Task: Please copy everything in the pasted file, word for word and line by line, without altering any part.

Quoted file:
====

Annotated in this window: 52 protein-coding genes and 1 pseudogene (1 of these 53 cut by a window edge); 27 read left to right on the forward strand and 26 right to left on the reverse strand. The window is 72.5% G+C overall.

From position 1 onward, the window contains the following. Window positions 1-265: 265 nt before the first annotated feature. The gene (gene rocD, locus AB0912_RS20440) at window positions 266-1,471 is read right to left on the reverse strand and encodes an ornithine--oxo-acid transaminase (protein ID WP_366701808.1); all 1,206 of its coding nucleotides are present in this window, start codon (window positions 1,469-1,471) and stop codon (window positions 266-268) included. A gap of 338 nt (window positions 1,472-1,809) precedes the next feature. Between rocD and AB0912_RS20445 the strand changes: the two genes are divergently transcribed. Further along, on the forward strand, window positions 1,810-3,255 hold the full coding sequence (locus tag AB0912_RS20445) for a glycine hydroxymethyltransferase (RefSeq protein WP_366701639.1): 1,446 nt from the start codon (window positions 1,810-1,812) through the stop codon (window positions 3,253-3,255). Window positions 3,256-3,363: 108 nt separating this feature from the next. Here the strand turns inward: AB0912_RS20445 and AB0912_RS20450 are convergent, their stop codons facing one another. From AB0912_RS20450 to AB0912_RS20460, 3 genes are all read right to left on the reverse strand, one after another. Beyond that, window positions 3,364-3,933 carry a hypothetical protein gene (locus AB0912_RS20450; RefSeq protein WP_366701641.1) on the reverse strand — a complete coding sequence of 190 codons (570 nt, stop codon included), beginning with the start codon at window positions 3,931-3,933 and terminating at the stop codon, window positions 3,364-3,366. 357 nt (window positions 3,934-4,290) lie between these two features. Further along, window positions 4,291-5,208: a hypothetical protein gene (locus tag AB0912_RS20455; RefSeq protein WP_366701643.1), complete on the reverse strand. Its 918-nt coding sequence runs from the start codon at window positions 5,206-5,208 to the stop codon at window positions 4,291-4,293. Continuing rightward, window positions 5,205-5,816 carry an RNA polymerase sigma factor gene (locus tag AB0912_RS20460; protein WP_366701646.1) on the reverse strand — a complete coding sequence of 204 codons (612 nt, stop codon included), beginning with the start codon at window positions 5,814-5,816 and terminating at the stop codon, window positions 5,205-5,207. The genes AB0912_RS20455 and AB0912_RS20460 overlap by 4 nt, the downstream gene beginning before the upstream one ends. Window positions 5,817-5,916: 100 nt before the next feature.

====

Annotated in this window: 52 protein-coding genes and 1 pseudogene (1 of these 53 cut by a window edge); 27 read left to right on the forward strand and 26 right to left on the reverse strand. The window is 72.5% G+C overall.

From position 1 onward, the window contains the following. Window positions 1-265: 265 nt before the first annotated feature. The gene (gene rocD, locus AB0912_RS20440) at window positions 266-1,471 is read right to left on the reverse strand and encodes an ornithine--oxo-acid transaminase (protein ID WP_366701808.1); all 1,206 of its coding nucleotides are present in this window, start codon (window positions 1,469-1,471) and stop codon (window positions 266-268) included. A gap of 338 nt (window positions 1,472-1,809) precedes the next feature. Between rocD and AB0912_RS20445 the strand changes: the two genes are divergently transcribed. Further along, on the forward strand, window positions 1,810-3,255 hold the full coding sequence (locus tag AB0912_RS20445) for a glycine hydroxymethyltransferase (RefSeq protein WP_366701639.1): 1,446 nt from the start codon (window positions 1,810-1,812) through the stop codon (window positions 3,253-3,255). Window positions 3,256-3,363: 108 nt separating this feature from the next. Here the strand turns inward: AB0912_RS20445 and AB0912_RS20450 are convergent, their stop codons facing one another. From AB0912_RS20450 to AB0912_RS20460, 3 genes are all read right to left on the reverse strand, one after another. Beyond that, window positions 3,364-3,933 carry a hypothetical protein gene (locus AB0912_RS20450; RefSeq protein WP_366701641.1) on the reverse strand — a complete coding sequence of 190 codons (570 nt, stop codon included), beginning with the start codon at window positions 3,931-3,933 and terminating at the stop codon, window positions 3,364-3,366. 357 nt (window positions 3,934-4,290) lie between these two features. Further along, window positions 4,291-5,208: a hypothetical protein gene (locus tag AB0912_RS20455; RefSeq protein WP_366701643.1), complete on the reverse strand. Its 918-nt coding sequence runs from the start codon at window positions 5,206-5,208 to the stop codon at window positions 4,291-4,293. Continuing rightward, window positions 5,205-5,816 carry an RNA polymerase sigma factor gene (locus tag AB0912_RS20460; protein WP_366701646.1) on the reverse strand — a complete coding sequence of 204 codons (612 nt, stop codon included), beginning with the start codon at window positions 5,814-5,816 and terminating at the stop codon, window positions 5,205-5,207. The genes AB0912_RS20455 and AB0912_RS20460 overlap by 4 nt, the downstream gene beginning before the upstream one ends. Window positions 5,817-5,916: 100 nt before the next feature.